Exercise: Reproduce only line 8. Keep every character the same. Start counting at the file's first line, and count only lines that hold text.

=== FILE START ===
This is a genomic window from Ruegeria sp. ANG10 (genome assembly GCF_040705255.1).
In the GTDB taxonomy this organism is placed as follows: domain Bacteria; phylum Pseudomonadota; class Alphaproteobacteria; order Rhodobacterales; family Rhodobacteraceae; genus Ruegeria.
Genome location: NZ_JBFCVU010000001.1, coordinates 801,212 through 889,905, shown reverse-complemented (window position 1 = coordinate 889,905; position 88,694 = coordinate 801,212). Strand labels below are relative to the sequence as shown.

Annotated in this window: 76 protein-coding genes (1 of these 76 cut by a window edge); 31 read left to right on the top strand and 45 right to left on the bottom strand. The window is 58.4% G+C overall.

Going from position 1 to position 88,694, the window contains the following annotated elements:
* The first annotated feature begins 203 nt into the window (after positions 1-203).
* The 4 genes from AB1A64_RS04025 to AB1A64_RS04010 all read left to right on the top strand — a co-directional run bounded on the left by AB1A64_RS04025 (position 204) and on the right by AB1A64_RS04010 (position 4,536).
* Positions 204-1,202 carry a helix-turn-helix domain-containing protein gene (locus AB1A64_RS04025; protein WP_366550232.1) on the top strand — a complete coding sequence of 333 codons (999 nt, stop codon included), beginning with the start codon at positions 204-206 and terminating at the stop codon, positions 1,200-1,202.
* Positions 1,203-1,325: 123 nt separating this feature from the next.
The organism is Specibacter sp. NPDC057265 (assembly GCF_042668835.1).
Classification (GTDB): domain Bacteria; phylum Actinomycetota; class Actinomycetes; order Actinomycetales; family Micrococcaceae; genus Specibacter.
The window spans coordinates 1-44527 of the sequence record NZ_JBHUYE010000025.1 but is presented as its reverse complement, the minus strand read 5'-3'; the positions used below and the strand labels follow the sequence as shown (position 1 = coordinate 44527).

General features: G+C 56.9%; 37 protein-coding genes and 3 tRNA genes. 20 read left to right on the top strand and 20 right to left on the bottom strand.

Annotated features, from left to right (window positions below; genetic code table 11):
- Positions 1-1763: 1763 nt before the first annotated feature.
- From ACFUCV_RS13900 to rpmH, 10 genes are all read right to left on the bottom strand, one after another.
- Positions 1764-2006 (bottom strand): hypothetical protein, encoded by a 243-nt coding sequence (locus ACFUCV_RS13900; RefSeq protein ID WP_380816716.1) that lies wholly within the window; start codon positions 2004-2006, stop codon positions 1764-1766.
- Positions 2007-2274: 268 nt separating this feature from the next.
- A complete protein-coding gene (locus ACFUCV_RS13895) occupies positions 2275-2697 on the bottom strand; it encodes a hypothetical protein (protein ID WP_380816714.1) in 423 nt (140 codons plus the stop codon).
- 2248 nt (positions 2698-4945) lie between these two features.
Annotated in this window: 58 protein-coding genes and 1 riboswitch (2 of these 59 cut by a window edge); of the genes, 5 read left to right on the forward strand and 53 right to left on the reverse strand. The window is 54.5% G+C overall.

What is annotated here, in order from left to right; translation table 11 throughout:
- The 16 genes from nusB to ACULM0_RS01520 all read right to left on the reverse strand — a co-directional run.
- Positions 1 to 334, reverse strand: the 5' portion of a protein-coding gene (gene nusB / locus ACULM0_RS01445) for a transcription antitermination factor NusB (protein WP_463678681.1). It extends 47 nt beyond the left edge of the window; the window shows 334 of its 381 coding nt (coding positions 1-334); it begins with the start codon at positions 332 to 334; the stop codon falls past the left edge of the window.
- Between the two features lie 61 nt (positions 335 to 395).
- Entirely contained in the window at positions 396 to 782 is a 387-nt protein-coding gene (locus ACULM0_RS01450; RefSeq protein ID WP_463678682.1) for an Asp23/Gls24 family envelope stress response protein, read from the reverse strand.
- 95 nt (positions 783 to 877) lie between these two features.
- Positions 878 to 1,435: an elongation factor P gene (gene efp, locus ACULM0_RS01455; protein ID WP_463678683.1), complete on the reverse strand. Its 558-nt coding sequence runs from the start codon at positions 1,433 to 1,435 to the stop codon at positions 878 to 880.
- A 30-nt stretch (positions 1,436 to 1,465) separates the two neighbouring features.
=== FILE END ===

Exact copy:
* Positions 204-1,202 carry a helix-turn-helix domain-containing protein gene (locus AB1A64_RS04025; protein WP_366550232.1) on the top strand — a complete coding sequence of 333 codons (999 nt, stop codon included), beginning with the start codon at positions 204-206 and terminating at the stop codon, positions 1,200-1,202.